Last year the mother board in my computer went kaput. Dead. Done. The attractive forest-photo background dotted with icons of folders, files, and various programs displayed on my desktop, had become a black, blank screen. I immediately panicked. Was the article I had recently written gone? Had I lost all of my manuscript files forever? Had my address book vanished into oblivion? Had all of my photos gone to another world? Of course, when I called my husband in a flurry, he asked the inevitable question I didn't wnat to hear: "When was the last time you backed it up?"


When WAS the last time I backed up my information? Six months ago? Eight months ago? Last year?

Luckily...very luckily...the computer gurus were able to retrieve my information via some magic technological technique. Since that time I have purchased an external hard drive and have put a note on my calender that pops up each month reminding me to do a backup. Sometimes I actually do it.

When did you last backup your computer data?

Here’s some useful information from author Randy Ingermanson about how writers can protect their manuscripts and other writing-related work stored on their computers. Randy is the coauthor of, Writing Fiction for Dummies, published in 2009.

There are a lot of ways to have your novel rejected. An agent can tell you he doesn't think he can sell your work. An editor can tell you that your book's no good. The market can fail to recognize your genius.

Getting those kinds of rejection is just part of the great publishing game. Every writer has to face them, and face them down. They're scars of honor that all writers wear with a perverse kind of pride.

But there's one kind of rejection that no writer will ever take any pride in -- accidental loss of your novel.

There are any number of ways this can happen:

* You turn on your computer one day and hear a nasty, scraping noise. Your hard drive has just crashed.

* You're at Starbucks working on your laptop. You go to the bathroom for a quick bio-break, and when you come back, your laptop has walked out the door with a new friend.

* You turn into your driveway and see that your house is fully engulfed in flames. By the time the firefighters put out the fire, your computer is a melted mess of metal.

If the only copy of your novel was on your computer, then your work is gone. Fate has rejected that novel and now you'll never ever sell it.

That's harsh. That's cruel. That doesn't need to happen.

If you've got any important data on your computer, you need to protect it. The simple rule is to have at least two current copies of everything you write, in addition to your original.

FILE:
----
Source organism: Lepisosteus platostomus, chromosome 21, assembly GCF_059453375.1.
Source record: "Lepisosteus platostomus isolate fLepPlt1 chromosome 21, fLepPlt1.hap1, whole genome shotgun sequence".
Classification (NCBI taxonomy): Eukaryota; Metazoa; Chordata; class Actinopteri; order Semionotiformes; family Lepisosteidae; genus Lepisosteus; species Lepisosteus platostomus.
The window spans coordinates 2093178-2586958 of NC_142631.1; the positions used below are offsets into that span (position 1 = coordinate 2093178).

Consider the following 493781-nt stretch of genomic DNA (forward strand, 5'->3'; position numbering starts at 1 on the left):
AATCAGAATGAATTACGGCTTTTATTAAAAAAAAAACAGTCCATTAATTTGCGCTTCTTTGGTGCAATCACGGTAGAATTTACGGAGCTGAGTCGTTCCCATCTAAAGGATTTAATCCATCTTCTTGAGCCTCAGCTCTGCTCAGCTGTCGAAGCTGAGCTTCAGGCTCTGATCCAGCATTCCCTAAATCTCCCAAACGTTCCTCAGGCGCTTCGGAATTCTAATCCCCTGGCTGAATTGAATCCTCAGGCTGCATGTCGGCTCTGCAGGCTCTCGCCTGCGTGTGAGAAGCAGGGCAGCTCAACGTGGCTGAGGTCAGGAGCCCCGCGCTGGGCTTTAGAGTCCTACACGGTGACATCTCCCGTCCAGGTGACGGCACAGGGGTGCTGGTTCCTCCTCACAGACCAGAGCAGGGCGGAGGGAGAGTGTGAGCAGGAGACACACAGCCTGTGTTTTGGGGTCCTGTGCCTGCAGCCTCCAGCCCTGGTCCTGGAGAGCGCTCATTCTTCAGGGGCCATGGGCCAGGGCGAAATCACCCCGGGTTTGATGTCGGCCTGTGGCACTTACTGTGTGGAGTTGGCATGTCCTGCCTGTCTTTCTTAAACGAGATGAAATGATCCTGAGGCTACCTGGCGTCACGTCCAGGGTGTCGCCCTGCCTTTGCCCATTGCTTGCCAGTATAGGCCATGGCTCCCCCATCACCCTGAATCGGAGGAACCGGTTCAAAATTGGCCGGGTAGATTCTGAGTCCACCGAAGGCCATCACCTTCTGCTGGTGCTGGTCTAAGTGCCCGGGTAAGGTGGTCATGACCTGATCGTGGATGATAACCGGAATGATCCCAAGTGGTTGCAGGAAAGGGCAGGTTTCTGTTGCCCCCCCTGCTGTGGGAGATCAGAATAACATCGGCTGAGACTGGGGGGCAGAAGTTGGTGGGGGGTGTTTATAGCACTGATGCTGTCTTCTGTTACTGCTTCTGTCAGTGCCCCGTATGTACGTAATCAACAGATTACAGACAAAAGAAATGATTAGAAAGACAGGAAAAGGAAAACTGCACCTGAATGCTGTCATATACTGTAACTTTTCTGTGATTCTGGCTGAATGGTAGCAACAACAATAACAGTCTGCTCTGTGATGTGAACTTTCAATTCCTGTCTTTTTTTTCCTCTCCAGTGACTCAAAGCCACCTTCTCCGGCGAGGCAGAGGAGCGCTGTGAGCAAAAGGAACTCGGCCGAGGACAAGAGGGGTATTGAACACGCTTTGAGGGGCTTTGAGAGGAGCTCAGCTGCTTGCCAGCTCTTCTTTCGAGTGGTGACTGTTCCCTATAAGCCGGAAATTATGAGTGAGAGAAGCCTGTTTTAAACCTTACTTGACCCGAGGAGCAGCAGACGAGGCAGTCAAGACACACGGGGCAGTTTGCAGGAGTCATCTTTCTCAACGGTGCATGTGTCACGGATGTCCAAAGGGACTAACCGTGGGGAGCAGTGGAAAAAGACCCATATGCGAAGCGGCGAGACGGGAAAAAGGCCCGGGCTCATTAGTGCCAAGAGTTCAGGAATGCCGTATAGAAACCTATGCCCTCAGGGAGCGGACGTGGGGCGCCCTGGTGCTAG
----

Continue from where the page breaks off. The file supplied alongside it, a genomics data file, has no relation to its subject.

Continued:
One copy should be on a backup hard drive on your desk. The other copy should be out there on the web somewhere, securely stored far from your home.

Why have two copies?

Because you can't be too careful with your important data.

You want one copy on your desk on an external hard drive to protect you if your computer's internal hard drive dies or if your computer gets stolen. In either case, you can restore your data very quickly from the copy on your desk.

You want one copy out on the web because your house could burn down or be destroyed by an earthquake, tornado, hurricane, flood, or ogre. In this case, restoring your data will take a bit more time, but disasters are rare events, so it's not that big of a deal.

Backing up your computer is not hard. If your data isn't safe, you can make it safe quickly and at little cost.

To backup your computer to an external hard drive, you'll first need to buy one if you don't have one. These are cheap and getting cheaper all the time. Today, you can buy a hard drive that holds a terabyte of data for under $100. A terabyte holds roughly a million novel-length manuscripts. That should be plenty, no?

Now connect that external hard drive to your computer and back up your data using the software of your choice. On a Mac, you can use "Time Machine," which comes free with every Mac. On Windows, you can use the system backup utility. Or you can buy an inexpensive backup program if you prefer.

It should take about two minutes to set up backups and less than an hour for your computer to save all your data to the external hard drive. After that, the software will periodically save any changes you've made to your work. This should happen without you even noticing.

To backup your computer to the web, you need to choose an online backup service provider. There are plenty of these -- Mozy, Carbonite, and CrashPlan are three of the more popular ones.

I use CrashPlan, for the simple reason that MacWorld gave it the highest ranking in a recent review of seven different service providers.

A good backup service should encrypt your data, store it in a secure location on the web, and make it easy for you to get your data back if and when you need it. For a typical home user, backup service shouldn't cost more than a few dollars per month.

Sign up for the service of your choice. Log in and select which data you want to back up over the internet. Then let the service do its magic.

Be aware that it can take days or weeks to back up ALL the data on your computer over the internet. That's because even high-speed internet service isn't all that fast compared to the boatloads of data on a typical computer.

Backing up your computer over the internet is like siphoning out your swimming pool with a garden hose. It works just fine, but it takes a good long time. Once you start it going, it should continue on by itself until it's done.

Select your most important data to back up first. That would probably be your financial information and your novel. These tend to be small files, so backing them up should take only a few minutes.

Your photos and music and the comical movies of your kitten will take a lot longer to back up. Select these to be backed up only after your important stuff is safe.